Crime Victim Service Center
Washington Region 8
This project was supported by Victims of Crime Assistance Funds awarded by the Office for Victims of Crime, US Department of Justice. Points of view in this website are those of the author(s) and do not necessarily represent the official position or policies of the Office for Victims of Crime, US Department of Justice. Grant funds are administered by the Office of Crime Victims Advocacy, Community Services and Housing Division,Washington State Department of Commerce.
We can help you put the pieces back together.
The following information will explain, step by step, what may happen in your case. It may not apply to all cases and every step may not be represented. It is provided as a simple guide only. Our advocates are available to assist victims at any point.
1. A crime is committed.
2. The law enforcement is notified and takes appropriate action.
3. Responding officers complete an initial investigation and report.
4. If sufficient evidence exists, an investigation is undertaken and witnesses are identified.
5. Law enforcement's investigation is completed.
6. If a suspect has been taken into custody, a preliminary hearing is scheduled within 24 hours (excluding weekends) to establish
7. If a suspect is not taken into custody, a referral is made by law enforcement to the Prosecuting Attorney’s Office.
8. The case is evaluated by a Prosecutor to determine if formally charges will be made. If so, a warrant is issued.
9. The suspect is arrested and possibly, stolen property is recovered and either returned or held for evidence.
10. In cases involving violent physical injury, the victim should be informed of prosecution and have Crime Victim Compensation
11. An arraignment hearing is scheduled in which the defendant will plead ‘guilty’ or ‘not guilty’
12. A pre-trial hearing is set during the arraignment hearing as well as a trial date.
13. Either the defendant changes his/her plea to guilty and is sentenced without a trial or
14. A courtroom trial is held (the victim or witness will testify). Defendant is found guilty or not guilty.
15. The defendant is sentenced or released based on the verdict. Victims have a right to be present and submit a statement to the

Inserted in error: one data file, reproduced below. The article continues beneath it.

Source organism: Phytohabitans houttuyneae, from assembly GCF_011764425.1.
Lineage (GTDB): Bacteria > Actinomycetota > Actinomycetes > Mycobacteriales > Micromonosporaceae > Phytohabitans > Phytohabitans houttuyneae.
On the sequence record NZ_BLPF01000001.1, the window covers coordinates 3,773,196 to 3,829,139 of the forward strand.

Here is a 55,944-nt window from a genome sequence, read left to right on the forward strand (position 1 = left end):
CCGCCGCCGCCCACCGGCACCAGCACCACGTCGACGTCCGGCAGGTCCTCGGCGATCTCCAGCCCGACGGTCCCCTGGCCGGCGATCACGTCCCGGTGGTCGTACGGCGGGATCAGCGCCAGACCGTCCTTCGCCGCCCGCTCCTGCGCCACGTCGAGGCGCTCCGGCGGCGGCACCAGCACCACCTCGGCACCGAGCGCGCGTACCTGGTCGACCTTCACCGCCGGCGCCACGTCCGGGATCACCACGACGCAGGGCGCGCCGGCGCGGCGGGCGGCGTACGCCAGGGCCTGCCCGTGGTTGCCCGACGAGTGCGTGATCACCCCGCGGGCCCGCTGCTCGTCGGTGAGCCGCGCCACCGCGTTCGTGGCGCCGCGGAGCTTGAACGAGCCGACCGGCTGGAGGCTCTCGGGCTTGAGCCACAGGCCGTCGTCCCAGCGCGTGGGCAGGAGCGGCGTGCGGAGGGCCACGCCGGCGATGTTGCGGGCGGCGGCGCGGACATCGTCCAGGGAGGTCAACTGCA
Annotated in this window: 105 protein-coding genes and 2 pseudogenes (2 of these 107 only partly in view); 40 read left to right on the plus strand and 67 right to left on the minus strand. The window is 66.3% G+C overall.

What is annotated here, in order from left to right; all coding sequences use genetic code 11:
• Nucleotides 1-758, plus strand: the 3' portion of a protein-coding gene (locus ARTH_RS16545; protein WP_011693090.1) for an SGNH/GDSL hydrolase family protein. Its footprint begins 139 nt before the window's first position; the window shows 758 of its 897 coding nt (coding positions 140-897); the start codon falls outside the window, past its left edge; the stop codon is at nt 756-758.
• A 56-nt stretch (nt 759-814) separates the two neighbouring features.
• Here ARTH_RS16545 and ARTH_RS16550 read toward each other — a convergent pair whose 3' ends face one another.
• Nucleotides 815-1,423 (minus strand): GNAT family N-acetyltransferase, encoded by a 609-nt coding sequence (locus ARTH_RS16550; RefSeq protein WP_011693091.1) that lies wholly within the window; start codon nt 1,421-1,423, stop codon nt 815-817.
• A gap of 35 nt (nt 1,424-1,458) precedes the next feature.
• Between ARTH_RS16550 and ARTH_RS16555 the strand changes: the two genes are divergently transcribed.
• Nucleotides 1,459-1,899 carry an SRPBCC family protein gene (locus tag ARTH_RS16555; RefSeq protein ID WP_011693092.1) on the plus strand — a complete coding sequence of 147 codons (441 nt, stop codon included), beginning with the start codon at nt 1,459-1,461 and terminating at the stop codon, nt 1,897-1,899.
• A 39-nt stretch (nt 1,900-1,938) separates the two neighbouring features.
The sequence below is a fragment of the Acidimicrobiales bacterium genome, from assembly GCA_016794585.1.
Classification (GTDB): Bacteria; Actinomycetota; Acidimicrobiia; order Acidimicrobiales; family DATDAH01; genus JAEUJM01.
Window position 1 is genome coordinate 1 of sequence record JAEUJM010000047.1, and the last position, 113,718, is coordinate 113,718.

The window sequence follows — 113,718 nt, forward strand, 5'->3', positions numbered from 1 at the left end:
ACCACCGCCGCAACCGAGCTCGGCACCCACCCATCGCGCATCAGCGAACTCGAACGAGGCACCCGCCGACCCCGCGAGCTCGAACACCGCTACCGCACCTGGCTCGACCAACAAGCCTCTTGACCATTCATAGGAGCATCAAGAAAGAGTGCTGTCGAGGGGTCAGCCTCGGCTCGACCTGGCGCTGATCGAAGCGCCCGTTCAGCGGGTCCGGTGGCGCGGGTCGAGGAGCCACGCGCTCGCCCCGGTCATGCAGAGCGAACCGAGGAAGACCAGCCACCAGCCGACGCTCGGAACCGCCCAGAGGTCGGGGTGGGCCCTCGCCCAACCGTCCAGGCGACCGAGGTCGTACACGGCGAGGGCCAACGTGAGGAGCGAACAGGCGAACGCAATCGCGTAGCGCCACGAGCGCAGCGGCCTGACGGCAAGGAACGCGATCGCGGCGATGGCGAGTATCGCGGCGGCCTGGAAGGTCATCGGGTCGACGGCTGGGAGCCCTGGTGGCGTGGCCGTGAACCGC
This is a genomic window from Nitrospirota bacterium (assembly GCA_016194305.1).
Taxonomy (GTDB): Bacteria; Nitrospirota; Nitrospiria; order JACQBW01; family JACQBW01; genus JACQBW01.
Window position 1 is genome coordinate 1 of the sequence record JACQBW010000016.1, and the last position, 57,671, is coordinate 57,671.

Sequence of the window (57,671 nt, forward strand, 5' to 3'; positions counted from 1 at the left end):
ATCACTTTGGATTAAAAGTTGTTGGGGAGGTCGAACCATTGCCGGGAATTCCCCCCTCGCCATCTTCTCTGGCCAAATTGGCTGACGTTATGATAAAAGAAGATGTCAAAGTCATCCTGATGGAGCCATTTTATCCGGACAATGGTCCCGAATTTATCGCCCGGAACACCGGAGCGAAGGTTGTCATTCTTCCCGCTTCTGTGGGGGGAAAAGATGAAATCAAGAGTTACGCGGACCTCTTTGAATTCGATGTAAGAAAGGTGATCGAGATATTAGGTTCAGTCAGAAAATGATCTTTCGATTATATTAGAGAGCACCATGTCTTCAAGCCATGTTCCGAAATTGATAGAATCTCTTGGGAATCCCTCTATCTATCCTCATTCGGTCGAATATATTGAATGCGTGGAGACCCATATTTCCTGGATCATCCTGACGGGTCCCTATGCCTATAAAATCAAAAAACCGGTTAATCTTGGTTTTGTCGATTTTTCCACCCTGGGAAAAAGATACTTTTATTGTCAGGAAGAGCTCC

16. Victims/witnesses may be eligible for release notification from the Department of Corrections.
Adjournment: A delay in the processing of a case at the request of the defendant, the People or the Court.
Arraignment: A hearing where the defendant is informed of the charges, pleads ‘guilty’ or ‘not guilty’ and bail is set by the Court.
Bail/Bond: The amount of financial security which the defendant has to post with the court to insure his or her appearance at later proceedings.
Community Supervision: (Previously referred to as ‘parole’). Conditional release of a defendant from prison to be supervised in the community, established at sentencing hearing.
Crime: An act in violation of state criminal law.
Defendant: A person who is charged with a crime.
Deliberate: As applies to a jury, the weighing of evidence at trial's end, for the purpose of determining a defendant's guilt or innocence.
Dismissal: The dropping of a case by decision of the court.
Felony: A crime punishable by one year or more in state prison.
Jury: A group of men and women sworn at each trial to consider the evidence presented and deliver a verdict or decision in that proceeding.
Misdemeanor: Less serious offense than a felony, punishable by a fine or up to one year in the county jail.
Motion: A hearing held before the court requesting a certain ruling or decision on various issues related to a case.
Perjury: A deliberate lie or untruth made under oath, which is a felony.
Preliminary Hearing: A hearing in a criminal case in which the court determines 1) If there is enough evidence to reasonably conclude that a crime has been committed (i.e. probable cause) and 2) Conditions of release from custody.
Restitution: An amount of money determined by the court to be paid to the victim of a crime for property loss or injuries caused by the defendant's criminal act.
Subpoena: A court order directing you to be present at the time and place stated.
Victim: An individual who suffers direct physical, financial and/or emotional harm, or is threatened as a result of the commission of a crime.
Warrant: A written document issued by the court which authorizes law enforcement to arrest a person accused of committing a crime, and bring him or her before the court to answer the charges.
Being a witness will take some time. Bringing a defendant to trial is often a lengthy process. Cooperation and involvement in the criminal justice system increases the likelihood of successful prosecution. If you are subpoenaed (required to testify), the following tips may be useful:
• The most important thing is to tell the truth.
• Speak clearly and loudly enough so that all can hear.
• Be serious in your approach.
• Be courteous in your response.
• Do not lose your temper.
• Do not argue on cross-examination.
• Don't try to memorize your testimony.
• Dress properly and have a neat appearance.
• Listen carefully to the questions that are asked and give thoughtful, considered answers.
• Answer directly and simply.
• Don't give your opinions or feeling unless you are asked.
• Stop instantly when a judge interrupts or an attorney objects to a question.
You have rights
CRIME VICTIM SERVICES REGION 8
Serving all victims of crime in Adams, Grant, Lincoln, and Whitman Counties.